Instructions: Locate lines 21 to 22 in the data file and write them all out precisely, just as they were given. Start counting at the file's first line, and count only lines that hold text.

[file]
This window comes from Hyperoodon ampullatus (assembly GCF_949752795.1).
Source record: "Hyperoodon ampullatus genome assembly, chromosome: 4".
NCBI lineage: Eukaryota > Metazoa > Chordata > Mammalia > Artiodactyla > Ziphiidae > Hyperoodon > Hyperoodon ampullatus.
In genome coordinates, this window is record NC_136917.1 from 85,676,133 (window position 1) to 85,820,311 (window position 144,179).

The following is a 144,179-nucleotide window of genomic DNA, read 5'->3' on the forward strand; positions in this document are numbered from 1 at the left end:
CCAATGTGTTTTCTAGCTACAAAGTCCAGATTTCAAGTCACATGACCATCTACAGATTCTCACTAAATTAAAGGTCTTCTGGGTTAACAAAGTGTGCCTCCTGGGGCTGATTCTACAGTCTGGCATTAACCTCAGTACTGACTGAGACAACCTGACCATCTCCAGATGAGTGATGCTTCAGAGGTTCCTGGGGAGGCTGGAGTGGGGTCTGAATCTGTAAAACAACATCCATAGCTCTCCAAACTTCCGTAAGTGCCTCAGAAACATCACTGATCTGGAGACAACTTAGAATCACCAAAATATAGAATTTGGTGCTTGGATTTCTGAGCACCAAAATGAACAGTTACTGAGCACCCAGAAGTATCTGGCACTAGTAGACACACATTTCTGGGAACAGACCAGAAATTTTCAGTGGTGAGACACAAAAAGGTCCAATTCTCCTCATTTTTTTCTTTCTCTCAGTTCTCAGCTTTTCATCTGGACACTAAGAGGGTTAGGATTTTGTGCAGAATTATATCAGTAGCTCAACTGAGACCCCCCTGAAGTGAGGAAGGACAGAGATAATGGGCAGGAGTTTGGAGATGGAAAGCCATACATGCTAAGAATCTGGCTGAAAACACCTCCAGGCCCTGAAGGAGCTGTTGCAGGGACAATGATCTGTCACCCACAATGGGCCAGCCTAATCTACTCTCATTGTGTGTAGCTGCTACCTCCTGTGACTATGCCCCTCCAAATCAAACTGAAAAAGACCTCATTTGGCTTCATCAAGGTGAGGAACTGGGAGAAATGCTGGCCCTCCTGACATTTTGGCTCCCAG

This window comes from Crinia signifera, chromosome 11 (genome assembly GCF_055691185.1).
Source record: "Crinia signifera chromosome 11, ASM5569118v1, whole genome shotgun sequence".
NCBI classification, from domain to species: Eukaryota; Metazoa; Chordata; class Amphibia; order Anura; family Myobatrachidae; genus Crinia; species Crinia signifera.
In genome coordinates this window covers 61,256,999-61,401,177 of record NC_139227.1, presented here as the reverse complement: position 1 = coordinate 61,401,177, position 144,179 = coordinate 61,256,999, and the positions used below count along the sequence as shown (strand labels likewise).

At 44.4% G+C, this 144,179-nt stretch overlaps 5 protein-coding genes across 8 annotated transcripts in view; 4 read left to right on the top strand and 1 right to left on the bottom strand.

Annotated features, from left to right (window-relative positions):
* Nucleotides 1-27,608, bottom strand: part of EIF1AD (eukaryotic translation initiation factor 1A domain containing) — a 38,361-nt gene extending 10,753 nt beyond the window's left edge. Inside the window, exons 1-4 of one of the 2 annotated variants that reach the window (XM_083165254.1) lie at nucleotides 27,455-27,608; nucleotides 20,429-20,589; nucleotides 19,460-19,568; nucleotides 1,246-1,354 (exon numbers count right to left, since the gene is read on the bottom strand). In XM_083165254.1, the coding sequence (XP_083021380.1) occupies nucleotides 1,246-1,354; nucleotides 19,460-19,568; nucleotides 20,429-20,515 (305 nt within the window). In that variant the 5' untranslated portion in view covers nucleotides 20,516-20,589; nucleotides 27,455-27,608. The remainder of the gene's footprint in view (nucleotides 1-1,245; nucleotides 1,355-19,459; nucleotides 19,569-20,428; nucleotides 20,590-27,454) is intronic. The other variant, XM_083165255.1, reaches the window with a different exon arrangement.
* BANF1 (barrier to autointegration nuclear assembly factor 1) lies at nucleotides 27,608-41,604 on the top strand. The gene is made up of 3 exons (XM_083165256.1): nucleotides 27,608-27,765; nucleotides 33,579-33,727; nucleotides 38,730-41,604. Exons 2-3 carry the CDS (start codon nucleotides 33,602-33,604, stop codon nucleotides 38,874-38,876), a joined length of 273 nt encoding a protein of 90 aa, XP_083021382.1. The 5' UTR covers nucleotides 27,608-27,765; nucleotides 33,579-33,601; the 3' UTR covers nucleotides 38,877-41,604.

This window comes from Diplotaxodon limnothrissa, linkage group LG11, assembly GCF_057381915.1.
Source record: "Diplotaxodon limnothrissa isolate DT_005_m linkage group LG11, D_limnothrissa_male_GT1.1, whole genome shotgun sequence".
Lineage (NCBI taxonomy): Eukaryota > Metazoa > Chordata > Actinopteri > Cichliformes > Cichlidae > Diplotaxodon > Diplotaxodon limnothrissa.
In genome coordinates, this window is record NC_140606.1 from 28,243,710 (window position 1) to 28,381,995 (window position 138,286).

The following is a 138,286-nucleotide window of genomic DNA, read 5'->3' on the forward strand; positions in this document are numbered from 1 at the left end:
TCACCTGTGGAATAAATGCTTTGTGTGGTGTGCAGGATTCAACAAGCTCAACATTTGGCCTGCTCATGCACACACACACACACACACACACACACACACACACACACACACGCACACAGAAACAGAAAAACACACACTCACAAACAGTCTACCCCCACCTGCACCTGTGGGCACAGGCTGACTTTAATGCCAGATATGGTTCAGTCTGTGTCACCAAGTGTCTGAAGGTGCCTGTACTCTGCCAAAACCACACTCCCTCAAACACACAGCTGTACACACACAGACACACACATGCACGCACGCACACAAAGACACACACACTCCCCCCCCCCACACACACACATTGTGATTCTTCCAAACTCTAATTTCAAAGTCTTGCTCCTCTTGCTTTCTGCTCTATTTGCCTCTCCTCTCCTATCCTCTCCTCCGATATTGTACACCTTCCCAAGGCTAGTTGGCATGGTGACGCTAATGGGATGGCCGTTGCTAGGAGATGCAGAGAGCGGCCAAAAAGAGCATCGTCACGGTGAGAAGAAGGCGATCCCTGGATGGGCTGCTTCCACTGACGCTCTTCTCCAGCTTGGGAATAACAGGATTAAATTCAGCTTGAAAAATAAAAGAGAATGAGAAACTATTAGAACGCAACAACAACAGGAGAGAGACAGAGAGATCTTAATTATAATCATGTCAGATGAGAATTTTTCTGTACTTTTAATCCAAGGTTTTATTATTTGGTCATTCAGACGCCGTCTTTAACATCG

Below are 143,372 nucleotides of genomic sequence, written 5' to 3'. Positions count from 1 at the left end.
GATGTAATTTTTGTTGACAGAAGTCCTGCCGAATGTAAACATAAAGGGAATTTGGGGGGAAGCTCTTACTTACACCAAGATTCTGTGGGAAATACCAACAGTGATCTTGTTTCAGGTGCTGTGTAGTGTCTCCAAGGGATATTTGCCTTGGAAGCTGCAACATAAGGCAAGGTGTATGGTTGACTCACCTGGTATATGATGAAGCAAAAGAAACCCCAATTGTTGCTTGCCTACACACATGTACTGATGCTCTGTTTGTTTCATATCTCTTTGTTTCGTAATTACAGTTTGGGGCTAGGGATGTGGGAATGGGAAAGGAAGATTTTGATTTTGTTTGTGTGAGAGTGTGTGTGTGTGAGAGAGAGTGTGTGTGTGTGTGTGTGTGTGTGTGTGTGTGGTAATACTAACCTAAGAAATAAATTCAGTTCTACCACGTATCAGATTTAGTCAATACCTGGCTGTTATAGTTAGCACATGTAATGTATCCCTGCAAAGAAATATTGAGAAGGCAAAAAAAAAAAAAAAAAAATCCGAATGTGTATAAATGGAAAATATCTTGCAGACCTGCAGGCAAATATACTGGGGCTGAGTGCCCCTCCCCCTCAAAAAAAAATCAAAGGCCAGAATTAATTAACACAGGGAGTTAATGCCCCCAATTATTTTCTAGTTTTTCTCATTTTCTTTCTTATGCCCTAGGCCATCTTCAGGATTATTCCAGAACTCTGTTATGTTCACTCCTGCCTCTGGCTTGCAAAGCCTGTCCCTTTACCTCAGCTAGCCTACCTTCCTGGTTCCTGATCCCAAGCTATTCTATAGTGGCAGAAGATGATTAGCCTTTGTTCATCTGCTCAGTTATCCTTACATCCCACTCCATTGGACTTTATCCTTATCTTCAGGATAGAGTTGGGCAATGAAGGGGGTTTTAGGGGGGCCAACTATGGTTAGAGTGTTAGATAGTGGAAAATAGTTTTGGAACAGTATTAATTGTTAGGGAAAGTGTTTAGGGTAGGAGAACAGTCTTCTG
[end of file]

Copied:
Below are 143,372 nucleotides of genomic sequence, written 5' to 3'. Positions count from 1 at the left end.
GATGTAATTTTTGTTGACAGAAGTCCTGCCGAATGTAAACATAAAGGGAATTTGGGGGGAAGCTCTTACTTACACCAAGATTCTGTGGGAAATACCAACAGTGATCTTGTTTCAGGTGCTGTGTAGTGTCTCCAAGGGATATTTGCCTTGGAAGCTGCAACATAAGGCAAGGTGTATGGTTGACTCACCTGGTATATGATGAAGCAAAAGAAACCCCAATTGTTGCTTGCCTACACACATGTACTGATGCTCTGTTTGTTTCATATCTCTTTGTTTCGTAATTACAGTTTGGGGCTAGGGATGTGGGAATGGGAAAGGAAGATTTTGATTTTGTTTGTGTGAGAGTGTGTGTGTGTGAGAGAGAGTGTGTGTGTGTGTGTGTGTGTGTGTGTGTGTGGTAATACTAACCTAAGAAATAAATTCAGTTCTACCACGTATCAGATTTAGTCAATACCTGGCTGTTATAGTTAGCACATGTAATGTATCCCTGCAAAGAAATATTGAGAAGGCAAAAAAAAAAAAAAAAAAATCCGAATGTGTATAAATGGAAAATATCTTGCAGACCTGCAGGCAAATATACTGGGGCTGAGTGCCCCTCCCCCTCAAAAAAAAATCAAAGGCCAGAATTAATTAACACAGGGAGTTAATGCCCCCAATTATTTTCTAGTTTTTCTCATTTTCTTTCTTATGCCCTAGGCCATCTTCAGGATTATTCCAGAACTCTGTTATGTTCACTCCTGCCTCTGGCTTGCAAAGCCTGTCCCTTTACCTCAGCTAGCCTACCTTCCTGGTTCCTGATCCCAAGCTATTCTATAGTGGCAGAAGATGATTAGCCTTTGTTCATCTGCTCAGTTATCCTTACATCCCACTCCATTGGACTTTATCCTTATCTTCAGGATAGAGTTGGGCAATGAAGGGGGTTTTAGGGGGGCCAACTATGGTTAGAGTGTTAGATAGTGGAAAATAGTTTTGGAACAGTATTAATTGTTAGGGAAAGTGTTTAGGGTAGGAGAACAGTCTTCTG